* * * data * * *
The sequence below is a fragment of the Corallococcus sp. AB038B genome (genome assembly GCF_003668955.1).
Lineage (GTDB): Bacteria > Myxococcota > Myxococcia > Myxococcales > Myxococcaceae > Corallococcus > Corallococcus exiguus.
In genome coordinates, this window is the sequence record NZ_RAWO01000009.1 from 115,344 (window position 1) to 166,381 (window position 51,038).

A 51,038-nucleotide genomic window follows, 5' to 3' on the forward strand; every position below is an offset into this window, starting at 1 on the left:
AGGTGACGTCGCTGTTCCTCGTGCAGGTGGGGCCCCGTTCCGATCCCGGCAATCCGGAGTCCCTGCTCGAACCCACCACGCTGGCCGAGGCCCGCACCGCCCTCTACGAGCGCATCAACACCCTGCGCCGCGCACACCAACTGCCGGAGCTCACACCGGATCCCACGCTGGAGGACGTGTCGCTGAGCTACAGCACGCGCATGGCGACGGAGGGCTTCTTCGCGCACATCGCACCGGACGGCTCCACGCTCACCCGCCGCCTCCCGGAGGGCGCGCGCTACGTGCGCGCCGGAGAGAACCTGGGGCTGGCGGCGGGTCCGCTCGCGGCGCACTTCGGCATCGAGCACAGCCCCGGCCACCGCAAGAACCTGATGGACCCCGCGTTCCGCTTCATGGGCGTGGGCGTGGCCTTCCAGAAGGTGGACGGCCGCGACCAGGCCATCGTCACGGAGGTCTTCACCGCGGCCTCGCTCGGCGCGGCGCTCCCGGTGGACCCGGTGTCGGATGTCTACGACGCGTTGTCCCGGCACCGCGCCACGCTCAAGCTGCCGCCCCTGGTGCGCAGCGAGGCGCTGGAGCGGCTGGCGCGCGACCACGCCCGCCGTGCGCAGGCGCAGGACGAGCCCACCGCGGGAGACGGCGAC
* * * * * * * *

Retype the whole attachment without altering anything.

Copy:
The sequence below is a fragment of the Corallococcus sp. AB038B genome (genome assembly GCF_003668955.1).
Lineage (GTDB): Bacteria > Myxococcota > Myxococcia > Myxococcales > Myxococcaceae > Corallococcus > Corallococcus exiguus.
In genome coordinates, this window is the sequence record NZ_RAWO01000009.1 from 115,344 (window position 1) to 166,381 (window position 51,038).

A 51,038-nucleotide genomic window follows, 5' to 3' on the forward strand; every position below is an offset into this window, starting at 1 on the left:
AGGTGACGTCGCTGTTCCTCGTGCAGGTGGGGCCCCGTTCCGATCCCGGCAATCCGGAGTCCCTGCTCGAACCCACCACGCTGGCCGAGGCCCGCACCGCCCTCTACGAGCGCATCAACACCCTGCGCCGCGCACACCAACTGCCGGAGCTCACACCGGATCCCACGCTGGAGGACGTGTCGCTGAGCTACAGCACGCGCATGGCGACGGAGGGCTTCTTCGCGCACATCGCACCGGACGGCTCCACGCTCACCCGCCGCCTCCCGGAGGGCGCGCGCTACGTGCGCGCCGGAGAGAACCTGGGGCTGGCGGCGGGTCCGCTCGCGGCGCACTTCGGCATCGAGCACAGCCCCGGCCACCGCAAGAACCTGATGGACCCCGCGTTCCGCTTCATGGGCGTGGGCGTGGCCTTCCAGAAGGTGGACGGCCGCGACCAGGCCATCGTCACGGAGGTCTTCACCGCGGCCTCGCTCGGCGCGGCGCTCCCGGTGGACCCGGTGTCGGATGTCTACGACGCGTTGTCCCGGCACCGCGCCACGCTCAAGCTGCCGCCCCTGGTGCGCAGCGAGGCGCTGGAGCGGCTGGCGCGCGACCACGCCCGCCGTGCGCAGGCGCAGGACGAGCCCACCGCGGGAGACGGCGAC